27 April 2012

Junk Drawer

I have this junk drawer in my kitchen. Okay, I have two junk drawers in my kitchen. One is beside the sink, and it holds things like elastic bands, bus schedules, kitchen scissors, odd screws and bottle caps, cellophane to seal jam jars with, a hand-held cherry pitter, a few candles and batteries, and, for some reason, a yo-yo (green, with a Kermit-like frog face on it).

The other is the one on the opposite corner of the kitchen, at the end of the counter. It started out its life as a stationery drawer, but somehow, other things migrate into it, to the point where it becomes hard to find a pen when you want one. What, I ask you, is that pair of safety goggles doing in there? And there's a tiny little clip-on radio, with earbud headphones. It believe I bought it at the dollar store a while back, when I was briefly convinced that having some music to listen to while I was walking would make me go walking more. It didn't, because I could never figure out how to actually find my favourite station on that radio; it sort of just randomly selects channels when you push the button. (Well, at least that's my excuse, and I'm sticking to it.) So now the radio is parked in the drawer, and my butt is parked in the chair next to it.

Then, there are three rolls of scotch tape in that drawer. Three! Whenever I actually want some, I can never find any, but now that present-wrapping season is over, there they all are, congregated in the drawer, mocking me with their adhesive presence; they, and that big roll of packing tape sitting right front and centre. But the masking tape I keep looking for in there, that's just simply not there any more. It'll probably resurface come Christmas time, when I want the scotch tape and am long done with using masking tape to label plastic containers of food to go into the freezer.

There is also a very small container of Playdoh, which came home in a bag of Halloween candy in the fall; it's probably dried up by now. Next to it is a silly eraser, some pretty stickers, a small calculator, ink cartridges for my fountain pen, and mechanical pencils with and without leads. I'm fairly certain somewhere in the recesses of the drawer there are some ballpoint pens, too; they're probably buried under those notebooks whose pages are all written on already so I can never find a piece of paper to scribble a note on when I need one.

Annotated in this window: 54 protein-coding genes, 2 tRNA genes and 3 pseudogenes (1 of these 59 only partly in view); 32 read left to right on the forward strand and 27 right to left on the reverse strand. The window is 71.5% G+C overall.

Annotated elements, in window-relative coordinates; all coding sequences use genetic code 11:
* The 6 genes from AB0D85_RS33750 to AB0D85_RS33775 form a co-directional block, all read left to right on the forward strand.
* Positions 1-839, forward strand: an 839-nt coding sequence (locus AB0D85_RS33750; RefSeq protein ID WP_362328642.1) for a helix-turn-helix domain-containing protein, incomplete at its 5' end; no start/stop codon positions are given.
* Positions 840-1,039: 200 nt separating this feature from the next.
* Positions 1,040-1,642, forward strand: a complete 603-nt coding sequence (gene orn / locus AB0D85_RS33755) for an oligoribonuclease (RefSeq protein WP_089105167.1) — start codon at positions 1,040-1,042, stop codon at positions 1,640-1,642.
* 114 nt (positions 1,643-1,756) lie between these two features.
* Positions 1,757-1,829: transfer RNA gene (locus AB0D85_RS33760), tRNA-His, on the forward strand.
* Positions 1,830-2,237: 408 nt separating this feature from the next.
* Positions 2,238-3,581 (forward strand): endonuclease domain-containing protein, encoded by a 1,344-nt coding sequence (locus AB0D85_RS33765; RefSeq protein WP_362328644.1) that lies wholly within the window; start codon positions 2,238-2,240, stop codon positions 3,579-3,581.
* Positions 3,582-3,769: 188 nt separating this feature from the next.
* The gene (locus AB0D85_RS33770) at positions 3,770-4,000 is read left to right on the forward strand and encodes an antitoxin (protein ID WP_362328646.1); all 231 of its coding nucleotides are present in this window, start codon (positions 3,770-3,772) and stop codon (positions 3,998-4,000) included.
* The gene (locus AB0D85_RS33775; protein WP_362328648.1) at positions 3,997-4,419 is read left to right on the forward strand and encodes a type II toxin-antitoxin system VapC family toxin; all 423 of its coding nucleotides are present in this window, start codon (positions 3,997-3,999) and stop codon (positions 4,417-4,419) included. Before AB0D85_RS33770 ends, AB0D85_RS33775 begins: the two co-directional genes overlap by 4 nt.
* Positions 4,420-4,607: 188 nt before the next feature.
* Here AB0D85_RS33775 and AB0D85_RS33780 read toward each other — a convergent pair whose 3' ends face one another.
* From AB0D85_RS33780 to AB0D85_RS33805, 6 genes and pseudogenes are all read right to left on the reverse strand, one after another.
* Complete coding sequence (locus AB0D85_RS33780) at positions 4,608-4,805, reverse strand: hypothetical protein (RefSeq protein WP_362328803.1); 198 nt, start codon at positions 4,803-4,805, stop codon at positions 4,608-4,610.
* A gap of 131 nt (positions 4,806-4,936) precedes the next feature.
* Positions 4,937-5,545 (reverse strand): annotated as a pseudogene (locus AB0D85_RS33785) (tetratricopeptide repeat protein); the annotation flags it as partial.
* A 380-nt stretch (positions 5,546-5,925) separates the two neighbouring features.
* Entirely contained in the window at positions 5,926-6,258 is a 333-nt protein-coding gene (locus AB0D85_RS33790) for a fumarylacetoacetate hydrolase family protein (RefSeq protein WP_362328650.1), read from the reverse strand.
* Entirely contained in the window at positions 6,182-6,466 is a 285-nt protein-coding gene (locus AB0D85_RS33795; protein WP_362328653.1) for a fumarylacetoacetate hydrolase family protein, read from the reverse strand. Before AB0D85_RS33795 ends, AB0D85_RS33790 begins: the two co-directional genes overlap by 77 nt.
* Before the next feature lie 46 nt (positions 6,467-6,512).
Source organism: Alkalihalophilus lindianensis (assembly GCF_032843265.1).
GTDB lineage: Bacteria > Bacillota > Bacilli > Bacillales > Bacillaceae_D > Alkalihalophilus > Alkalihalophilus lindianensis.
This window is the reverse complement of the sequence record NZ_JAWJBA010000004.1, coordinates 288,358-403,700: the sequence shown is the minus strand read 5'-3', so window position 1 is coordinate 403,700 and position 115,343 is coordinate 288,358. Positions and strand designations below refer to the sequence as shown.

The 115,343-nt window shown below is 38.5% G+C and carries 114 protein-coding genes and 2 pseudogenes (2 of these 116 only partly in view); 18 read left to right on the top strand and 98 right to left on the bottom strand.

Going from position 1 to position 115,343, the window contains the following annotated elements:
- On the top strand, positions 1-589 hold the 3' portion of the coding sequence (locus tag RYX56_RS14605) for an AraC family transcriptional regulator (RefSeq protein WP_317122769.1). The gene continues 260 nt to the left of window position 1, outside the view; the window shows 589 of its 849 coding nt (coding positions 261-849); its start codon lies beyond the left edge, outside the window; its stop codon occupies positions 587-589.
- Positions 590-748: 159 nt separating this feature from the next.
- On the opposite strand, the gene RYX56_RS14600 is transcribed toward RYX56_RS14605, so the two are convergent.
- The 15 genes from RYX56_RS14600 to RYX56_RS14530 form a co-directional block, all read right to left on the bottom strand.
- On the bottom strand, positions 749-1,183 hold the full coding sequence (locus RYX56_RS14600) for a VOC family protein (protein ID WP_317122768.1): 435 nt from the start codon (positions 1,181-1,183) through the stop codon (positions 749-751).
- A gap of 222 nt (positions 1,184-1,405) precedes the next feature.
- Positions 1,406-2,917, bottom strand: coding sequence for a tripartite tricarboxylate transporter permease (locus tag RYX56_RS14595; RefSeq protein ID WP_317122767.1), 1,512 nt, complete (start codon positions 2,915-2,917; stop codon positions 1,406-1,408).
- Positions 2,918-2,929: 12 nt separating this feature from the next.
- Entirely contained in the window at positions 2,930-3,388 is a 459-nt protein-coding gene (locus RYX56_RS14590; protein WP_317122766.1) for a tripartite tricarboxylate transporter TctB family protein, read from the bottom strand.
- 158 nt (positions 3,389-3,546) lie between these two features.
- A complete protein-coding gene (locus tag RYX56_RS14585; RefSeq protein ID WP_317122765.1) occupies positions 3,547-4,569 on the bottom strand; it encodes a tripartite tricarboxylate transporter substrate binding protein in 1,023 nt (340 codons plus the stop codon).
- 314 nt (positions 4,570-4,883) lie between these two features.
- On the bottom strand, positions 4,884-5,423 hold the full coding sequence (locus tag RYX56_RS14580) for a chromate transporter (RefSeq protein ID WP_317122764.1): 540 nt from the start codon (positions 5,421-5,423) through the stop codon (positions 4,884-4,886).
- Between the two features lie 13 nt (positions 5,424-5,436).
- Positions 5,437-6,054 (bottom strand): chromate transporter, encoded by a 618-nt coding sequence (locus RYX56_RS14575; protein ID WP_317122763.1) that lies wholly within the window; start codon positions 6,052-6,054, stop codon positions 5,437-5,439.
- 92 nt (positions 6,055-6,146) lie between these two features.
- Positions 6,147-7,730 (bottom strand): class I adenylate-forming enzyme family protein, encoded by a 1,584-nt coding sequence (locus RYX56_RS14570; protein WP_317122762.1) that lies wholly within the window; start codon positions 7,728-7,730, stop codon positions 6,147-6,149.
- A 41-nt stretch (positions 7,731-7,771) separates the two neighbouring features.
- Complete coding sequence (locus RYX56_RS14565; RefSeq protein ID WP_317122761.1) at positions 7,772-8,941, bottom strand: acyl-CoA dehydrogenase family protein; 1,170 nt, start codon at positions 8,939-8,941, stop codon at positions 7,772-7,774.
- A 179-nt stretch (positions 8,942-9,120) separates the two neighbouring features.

Yes, you're right, of course, it's about time that drawer was cleaned out and reorganized. I usually do it about once a year or so; I think this time, it's been quite a bit longer than that. But part of the problem is that life changes - not just from Scotch Tape Season to Masking Tape Season and back again, but onwards from Playdoh Season to, perhaps, in the not-too-distant future, Reading Glasses Season (or whatever else one might need for middle-aged life). And I haven't quite figured out what this next season holds in junk drawer requirements.

Life, the Universe, and Junk Drawers. I'm sure I'll get to it eventually.

24 April 2012

Gummi Bears

Gummi bears. Bright-squishy sweetness exploding in your mouth, setting your senses tingling. (Or else, artificially-coloured sugariness sticking to your teeth, setting your cavities screaming, as it were. But that's beside the point, for now.) Okay, confession time: I have an addiction to gummi candies. If there are some in the house, I'll eat them, even to the point of making myself sick. Twelve-Step, anyone?

So I was looking it up online (I had to find out the correct spelling: gummibears, gummi bears, gummy bears?), and the wikipedia has this to say: "A gummi bear (also spelled as gummy bear) is a small, rubbery-textured confectionery, similar to a jelly baby in English-speaking countries." Rubbery-textured? Excuse me? That soft-squishy, melt-in-your-mouth consistency? That's not rubbery! Not when it's fresh, anyway. But then, actually, "Gummi" does mean "rubber", so I suppose Mr Hans Riegel of Bonn would concur, he who invented and named the first and still best variety of gummi bears (get it? HAns RIegel BOnn. Haribo.).